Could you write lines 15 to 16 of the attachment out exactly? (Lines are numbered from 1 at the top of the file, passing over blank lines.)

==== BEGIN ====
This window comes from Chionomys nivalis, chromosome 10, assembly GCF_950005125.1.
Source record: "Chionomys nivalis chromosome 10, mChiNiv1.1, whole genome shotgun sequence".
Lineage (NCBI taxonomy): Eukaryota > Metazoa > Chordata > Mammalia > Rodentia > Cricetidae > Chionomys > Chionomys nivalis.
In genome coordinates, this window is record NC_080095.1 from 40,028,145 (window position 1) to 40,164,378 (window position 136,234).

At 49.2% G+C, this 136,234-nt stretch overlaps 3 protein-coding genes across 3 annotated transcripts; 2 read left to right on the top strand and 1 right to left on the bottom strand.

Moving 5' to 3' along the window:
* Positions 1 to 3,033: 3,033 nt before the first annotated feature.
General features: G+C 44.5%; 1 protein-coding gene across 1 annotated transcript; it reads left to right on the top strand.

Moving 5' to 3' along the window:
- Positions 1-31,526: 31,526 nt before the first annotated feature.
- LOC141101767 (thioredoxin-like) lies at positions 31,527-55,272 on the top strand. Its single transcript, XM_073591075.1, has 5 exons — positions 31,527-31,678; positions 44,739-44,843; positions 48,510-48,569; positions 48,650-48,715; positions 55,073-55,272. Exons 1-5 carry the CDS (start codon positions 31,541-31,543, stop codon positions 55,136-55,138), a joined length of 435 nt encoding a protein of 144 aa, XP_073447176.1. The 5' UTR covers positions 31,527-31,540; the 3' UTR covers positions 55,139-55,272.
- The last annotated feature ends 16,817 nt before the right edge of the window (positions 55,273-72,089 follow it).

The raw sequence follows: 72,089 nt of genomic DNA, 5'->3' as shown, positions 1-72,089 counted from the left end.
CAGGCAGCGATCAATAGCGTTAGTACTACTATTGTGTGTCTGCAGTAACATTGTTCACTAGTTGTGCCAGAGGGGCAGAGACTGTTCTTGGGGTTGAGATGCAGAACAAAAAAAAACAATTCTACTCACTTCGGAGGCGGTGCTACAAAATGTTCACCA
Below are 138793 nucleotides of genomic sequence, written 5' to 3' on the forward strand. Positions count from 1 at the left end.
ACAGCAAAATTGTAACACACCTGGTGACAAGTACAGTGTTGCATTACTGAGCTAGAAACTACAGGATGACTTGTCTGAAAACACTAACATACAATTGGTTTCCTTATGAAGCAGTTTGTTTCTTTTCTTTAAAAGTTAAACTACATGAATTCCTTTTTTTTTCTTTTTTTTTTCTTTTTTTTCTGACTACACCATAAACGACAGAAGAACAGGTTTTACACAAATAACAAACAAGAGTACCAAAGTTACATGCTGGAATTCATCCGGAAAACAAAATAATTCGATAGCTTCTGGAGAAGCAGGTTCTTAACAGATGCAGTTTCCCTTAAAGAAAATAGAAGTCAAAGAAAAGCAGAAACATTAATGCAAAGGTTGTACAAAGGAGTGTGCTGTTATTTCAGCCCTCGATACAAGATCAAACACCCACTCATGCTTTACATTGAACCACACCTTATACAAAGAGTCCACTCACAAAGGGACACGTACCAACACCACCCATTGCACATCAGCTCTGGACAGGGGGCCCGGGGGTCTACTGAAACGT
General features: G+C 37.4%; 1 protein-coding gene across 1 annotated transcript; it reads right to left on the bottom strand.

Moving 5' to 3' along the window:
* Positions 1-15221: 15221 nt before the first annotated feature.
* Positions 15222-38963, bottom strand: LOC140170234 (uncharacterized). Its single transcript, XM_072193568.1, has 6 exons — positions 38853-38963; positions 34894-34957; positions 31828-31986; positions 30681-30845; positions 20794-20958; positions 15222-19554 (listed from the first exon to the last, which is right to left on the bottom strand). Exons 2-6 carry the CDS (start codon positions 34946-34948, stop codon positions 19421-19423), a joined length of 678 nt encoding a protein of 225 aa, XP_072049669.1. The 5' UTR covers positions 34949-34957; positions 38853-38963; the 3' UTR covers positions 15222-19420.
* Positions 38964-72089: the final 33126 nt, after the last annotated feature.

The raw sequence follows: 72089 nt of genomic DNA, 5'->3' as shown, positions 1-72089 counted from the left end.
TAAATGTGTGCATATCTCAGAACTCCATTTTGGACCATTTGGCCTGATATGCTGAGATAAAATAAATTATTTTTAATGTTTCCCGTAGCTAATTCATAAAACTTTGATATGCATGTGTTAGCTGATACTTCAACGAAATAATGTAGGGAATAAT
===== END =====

Below are 138793 nucleotides of genomic sequence, written 5' to 3' on the forward strand. Positions count from 1 at the left end.
ACAGCAAAATTGTAACACACCTGGTGACAAGTACAGTGTTGCATTACTGAGCTAGAAACTACAGGATGACTTGTCTGAAAACACTAACATACAATTGGTTTCCTTATGAAGCAGTTTGTTTCTTTTCTTTAAAAGTTAAACTACATGAATTCCTTTTTTTTTCTTTTTTTTTTCTTTTTTTTCTGACTACACCATAAACGACAGAAGAACAGGTTTTACACAAATAACAAACAAGAGTACCAAAGTTACATGCTGGAATTCATCCGGAAAACAAAATAATTCGATAGCTTCTGGAGAAGCAGGTTCTTAACAGATGCAGTTTCCCTTAAAGAAAATAGAAGTCAAAGAAAAGCAGAAACATTAATGCAAAGGTTGTACAAAGGAGTGTGCTGTTATTTCAGCCCTCGATACAAGATCAAACACCCACTCATGCTTTACATTGAACCACACCTTATACAAAGAGTCCACTCACAAAGGGACACGTACCAACACCACCCATTGCACATCAGCTCTGGACAGGGGGCCCGGGGGTCTACTGAAACGT